Improve soils with cover crops
On our farm we have used yellow blossom sweet clover for many years as a plow-down crop to build our soil. This vigorous, sweet-smelling biennial legume has provided our fields with organic matter and nitrogen since we began organic farming.
Every third year clover is under-seeded with whatever cash crop fits into our rotation for that year. The next year, the clover is allowed to grow until it just begins to bloom, and then it is disked down and left as mulch on the fallow ground for most of the summer. One really dry summer when forage was in short supply, we harvested some clover for hay. We have not done that since then because doing so seriously reduced the crop yields in the following year.
In most years, careful management of our clover crop results in more N for the next crop, a steady increase in soil organic matter, improvement in soil tilth, better moisture retention, less compaction, more healthy microbiology and happy bees. The soil-building green manure crops in our rotation also provide weed control.
We plant alfalfa and alfalfa-grass mixes on some fields. We harvest hay from these plots and sometimes allow the cattle and sheep to graze them. After several years, the alfalfa is worked down, and the field is planted to grains or oil seeds. Alfalfa’s root system leaves not only nitrogen in the soil, but its extensive perennial roots provide a bounty of organic matter, as well. Our fields are almost never bare, reducing the chances of wind and water erosion.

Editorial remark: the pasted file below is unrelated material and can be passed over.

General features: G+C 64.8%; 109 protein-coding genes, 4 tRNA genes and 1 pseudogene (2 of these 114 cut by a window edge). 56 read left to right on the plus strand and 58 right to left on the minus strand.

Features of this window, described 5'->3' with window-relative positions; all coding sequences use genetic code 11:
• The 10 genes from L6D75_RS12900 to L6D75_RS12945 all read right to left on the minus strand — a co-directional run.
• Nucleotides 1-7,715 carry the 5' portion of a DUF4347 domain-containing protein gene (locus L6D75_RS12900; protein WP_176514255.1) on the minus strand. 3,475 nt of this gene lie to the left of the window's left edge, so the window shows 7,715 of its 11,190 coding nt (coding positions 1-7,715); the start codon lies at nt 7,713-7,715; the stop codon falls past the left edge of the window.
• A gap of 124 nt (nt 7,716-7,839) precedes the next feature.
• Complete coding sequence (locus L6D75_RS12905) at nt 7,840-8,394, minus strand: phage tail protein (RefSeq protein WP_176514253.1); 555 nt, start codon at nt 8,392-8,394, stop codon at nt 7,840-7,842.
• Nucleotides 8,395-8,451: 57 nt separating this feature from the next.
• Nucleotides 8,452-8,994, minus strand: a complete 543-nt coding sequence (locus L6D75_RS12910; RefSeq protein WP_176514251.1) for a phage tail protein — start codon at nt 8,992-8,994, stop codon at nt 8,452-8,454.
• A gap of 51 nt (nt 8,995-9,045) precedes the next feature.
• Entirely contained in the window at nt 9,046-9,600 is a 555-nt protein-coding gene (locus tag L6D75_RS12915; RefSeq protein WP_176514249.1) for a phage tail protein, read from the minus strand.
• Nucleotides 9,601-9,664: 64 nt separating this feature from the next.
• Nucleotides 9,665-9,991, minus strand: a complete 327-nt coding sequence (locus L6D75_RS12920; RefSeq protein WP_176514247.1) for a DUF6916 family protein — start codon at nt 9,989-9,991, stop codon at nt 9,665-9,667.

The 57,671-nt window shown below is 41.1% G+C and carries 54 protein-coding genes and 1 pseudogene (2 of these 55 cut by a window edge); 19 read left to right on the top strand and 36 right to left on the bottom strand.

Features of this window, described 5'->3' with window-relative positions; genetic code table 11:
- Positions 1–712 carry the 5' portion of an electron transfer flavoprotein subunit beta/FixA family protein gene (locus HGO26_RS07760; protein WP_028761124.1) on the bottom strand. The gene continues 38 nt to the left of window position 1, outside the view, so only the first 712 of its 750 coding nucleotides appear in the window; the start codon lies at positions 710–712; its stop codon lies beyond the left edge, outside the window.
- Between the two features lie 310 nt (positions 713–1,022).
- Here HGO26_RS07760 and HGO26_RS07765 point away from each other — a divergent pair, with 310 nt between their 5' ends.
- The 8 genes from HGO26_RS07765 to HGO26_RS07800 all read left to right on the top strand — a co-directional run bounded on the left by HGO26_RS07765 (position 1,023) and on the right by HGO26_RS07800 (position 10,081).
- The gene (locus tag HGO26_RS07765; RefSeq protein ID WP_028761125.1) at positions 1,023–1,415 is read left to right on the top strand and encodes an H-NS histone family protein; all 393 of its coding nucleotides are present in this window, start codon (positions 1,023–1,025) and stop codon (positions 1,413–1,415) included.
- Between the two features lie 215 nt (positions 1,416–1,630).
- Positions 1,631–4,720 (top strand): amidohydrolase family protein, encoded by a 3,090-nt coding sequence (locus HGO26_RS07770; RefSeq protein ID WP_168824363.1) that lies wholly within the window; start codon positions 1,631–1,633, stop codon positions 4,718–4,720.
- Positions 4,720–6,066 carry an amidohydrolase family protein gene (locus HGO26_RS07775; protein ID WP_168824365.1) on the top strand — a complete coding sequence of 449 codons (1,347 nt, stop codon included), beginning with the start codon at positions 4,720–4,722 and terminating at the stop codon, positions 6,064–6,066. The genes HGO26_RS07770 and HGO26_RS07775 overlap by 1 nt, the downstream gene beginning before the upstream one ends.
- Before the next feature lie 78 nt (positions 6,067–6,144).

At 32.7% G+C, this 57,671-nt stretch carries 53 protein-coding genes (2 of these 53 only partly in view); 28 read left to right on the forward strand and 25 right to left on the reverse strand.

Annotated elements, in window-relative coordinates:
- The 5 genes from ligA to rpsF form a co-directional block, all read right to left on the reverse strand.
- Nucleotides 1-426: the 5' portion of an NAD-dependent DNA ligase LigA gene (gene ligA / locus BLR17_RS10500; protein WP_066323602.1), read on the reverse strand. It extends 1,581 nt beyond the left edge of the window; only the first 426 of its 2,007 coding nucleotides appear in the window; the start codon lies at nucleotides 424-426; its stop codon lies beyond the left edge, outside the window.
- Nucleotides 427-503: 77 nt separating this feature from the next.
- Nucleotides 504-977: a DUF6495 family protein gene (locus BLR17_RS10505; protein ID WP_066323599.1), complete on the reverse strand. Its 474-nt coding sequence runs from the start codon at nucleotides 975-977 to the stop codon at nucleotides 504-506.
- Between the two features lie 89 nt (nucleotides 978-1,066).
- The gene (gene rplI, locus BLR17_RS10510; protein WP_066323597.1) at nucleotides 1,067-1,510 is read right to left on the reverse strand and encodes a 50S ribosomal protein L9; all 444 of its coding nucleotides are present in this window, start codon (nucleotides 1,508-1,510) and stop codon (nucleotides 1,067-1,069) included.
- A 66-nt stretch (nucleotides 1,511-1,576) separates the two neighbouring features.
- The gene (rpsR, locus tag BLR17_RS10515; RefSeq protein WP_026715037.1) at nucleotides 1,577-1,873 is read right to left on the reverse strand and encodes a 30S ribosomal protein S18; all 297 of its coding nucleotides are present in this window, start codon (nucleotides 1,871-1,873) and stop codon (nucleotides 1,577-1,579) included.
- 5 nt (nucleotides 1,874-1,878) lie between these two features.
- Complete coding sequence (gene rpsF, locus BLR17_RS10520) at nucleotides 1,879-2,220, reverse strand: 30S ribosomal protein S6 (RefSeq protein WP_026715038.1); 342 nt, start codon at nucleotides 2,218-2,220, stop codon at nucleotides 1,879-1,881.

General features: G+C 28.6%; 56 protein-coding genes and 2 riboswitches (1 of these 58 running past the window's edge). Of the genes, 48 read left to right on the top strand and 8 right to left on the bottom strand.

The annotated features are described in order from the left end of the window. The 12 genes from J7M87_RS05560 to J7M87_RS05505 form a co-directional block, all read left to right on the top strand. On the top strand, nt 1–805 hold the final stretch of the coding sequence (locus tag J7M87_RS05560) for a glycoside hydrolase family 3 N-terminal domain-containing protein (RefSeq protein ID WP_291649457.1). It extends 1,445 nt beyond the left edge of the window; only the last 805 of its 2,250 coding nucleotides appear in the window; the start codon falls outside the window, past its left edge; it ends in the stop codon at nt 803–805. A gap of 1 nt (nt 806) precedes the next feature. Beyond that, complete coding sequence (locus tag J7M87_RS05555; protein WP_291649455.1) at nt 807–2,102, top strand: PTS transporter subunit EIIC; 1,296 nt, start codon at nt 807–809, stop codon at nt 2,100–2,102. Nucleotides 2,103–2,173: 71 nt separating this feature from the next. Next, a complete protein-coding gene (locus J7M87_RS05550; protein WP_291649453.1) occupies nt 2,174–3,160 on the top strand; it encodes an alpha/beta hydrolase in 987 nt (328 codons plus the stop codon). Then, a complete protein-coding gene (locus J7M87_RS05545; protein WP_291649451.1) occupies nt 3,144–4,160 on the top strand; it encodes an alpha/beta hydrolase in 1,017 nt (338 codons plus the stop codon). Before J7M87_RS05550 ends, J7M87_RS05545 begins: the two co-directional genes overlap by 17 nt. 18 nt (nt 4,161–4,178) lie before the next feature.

This system of soil building breaks many disease and insect cycles. The diversity of plants encourages beneficial insects such as bees, lady bugs, seed-eating beetles, earthworms and parasitic wasps.
There are, of course downsides to everything. Clover and alfalfa weevils can munch down newly emerging plants. Cutworms can overwinter in the fields. Sometimes it rains at the wrong time, and disking gets delayed. One summer I had to work down clover that was more than 8 feet tall! Imagine, however, the amount of organic matter added to that field.
New research on cover crops indicates that more benefits may be found in growing cocktail mixes of several different plant species. Different legumes fix different levels of N. The diversity of plants in a mix reduces the problems of diseases and insects. Adding crops with longer roots may aid in breaking up compacted soils. Mixing grasses with legumes decreases the danger of bloating if you are going to use the cover crops for grazing.
The mix needs to be designed to fit the soil type, the moisture availability, the length of the growing season, the crops which follow, and the needs of the field. The USDA Northern Great Plains Research Laboratory in Mandan, N.D., has developed a cover crop chart that contains all kinds of useful information on possible crops.
Soil-building practices do work. A nine-year study of farming systems at the USDA Henry A. Wallace Beltsville Agricultural Research Center in Beltsville, Md., surprised researchers. They found that while no-till practices were good at increasing soil organic matter, the highest carbon levels were found in fields where organic soil-building practices had been used. These practices, however, are not limited to use by organic farmers. Anyone can make soil building a goal of their farming system.
Jacobson writes from Wales, N.D.
COVER CROP: Mustard can be used to suppress weeds and increase soil organic matter.
This article published in the March, 2011 edition of DAKOTA FARMER.
All rights reserved. Copyright Farm Progress Cos. 2011.